Parts of the Sentence - Adjective, Adverb, and Noun Clauses
The adjective clause is used to modify a noun or a pronoun. It will begin with a relative pronoun (who, whose, whom, which, and that) or a subordinate conjunction (when and where). Those are the only words that can be used to introduce an adjective clause. The introductory word will always rename the word that it follows and modifies except when used with a preposition which will come between the introductory word and the word it renames. Examples: The student whose hand was up gave the wrong answer. Whose hand was up is the adjective clause with whose, the relative pronoun, renaming and modifying student. Jane is a person in whom I can place my confidence. Whom I can place my confidence is the adjective clause with whom, the relative pronoun, with the preposition in between it and person the word that whom renames and modifies.
An adverb clause is a dependent clause that modifies a verb, adjective or another adverb. It usually modifies the verb.
Adverb clauses are introduced by subordinate conjunctions including after, although, as, as if, before, because, if, since, so that, than, though, unless, until, when, where, and while. These are just some of the more common ones.
Example: They arrived before the game had ended. ("before the game had ended" is the adverb clause modifying the verb arrived telling when.)
A noun clause is a dependent clause that can be used the same ways as a noun or pronoun. It can be a subject, predicate nominative, direct object, appositive, indirect object, or object of the preposition. Some of the words that introduce noun clauses are that, whether, who, why, whom, what, how, when, whoever, where, and whomever. Notice that some of these words also introduce adjective and adverb clauses. (To check a noun clause substitute the pronoun it or the proper form of the pronouns he or she for the noun clause.) Examples: I know who said that. (I know it.) Whoever said it is wrong. (He is wrong.) Sometimes a noun clause is used without the introductory word. Example: I know that he is here. (I know he is here.)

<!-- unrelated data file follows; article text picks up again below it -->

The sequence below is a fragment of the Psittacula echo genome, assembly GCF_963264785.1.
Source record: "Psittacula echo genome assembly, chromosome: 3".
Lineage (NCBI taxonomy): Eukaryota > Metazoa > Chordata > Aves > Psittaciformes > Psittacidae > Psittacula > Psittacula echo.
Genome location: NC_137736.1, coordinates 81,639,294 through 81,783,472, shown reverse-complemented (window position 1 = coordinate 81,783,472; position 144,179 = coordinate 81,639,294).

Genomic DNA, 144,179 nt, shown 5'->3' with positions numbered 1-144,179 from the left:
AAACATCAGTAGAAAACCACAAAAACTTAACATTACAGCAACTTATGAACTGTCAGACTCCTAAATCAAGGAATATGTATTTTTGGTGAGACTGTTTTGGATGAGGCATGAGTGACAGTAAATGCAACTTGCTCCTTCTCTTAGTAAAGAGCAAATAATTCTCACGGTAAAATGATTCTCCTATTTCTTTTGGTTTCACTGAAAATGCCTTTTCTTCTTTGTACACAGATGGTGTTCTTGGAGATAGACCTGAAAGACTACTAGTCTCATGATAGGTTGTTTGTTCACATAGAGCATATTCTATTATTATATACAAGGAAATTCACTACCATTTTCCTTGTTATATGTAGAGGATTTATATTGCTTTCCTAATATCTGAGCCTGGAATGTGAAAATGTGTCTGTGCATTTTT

Instructions: Find the adjective, adverb, or noun clauses in these sentences. If it is an adjective or adverb clause, tell which word it modifies, and if it is a noun clause, tell if it is used as the subject, predicate nominative, direct object, appositive, indirect object, or object of the preposition.
1. Donna is my mother-in-law who died several years ago.
2. Atlantic City is where the Boardwalk is located.
3. The man had another back operation because he ruptured another disk.
4. A nurse can find a job wherever she goes.
5. Now I understand why you didn't want to attend.
--For answers scroll down.
1. who died several year ago = adjective clause modifying the predicate nominative mother-in-law
2. where the Boardwalk is located = noun clause used as the predicate nominative
3. because he ruptured another disk = adverb clause modifying the verb had
4. wherever she goes = adverb clause modifying the verb can find
5. why you didn't want to attend = noun clause used as the direct object
DAILY GRAMMAR - - - - by Mr. Johanson
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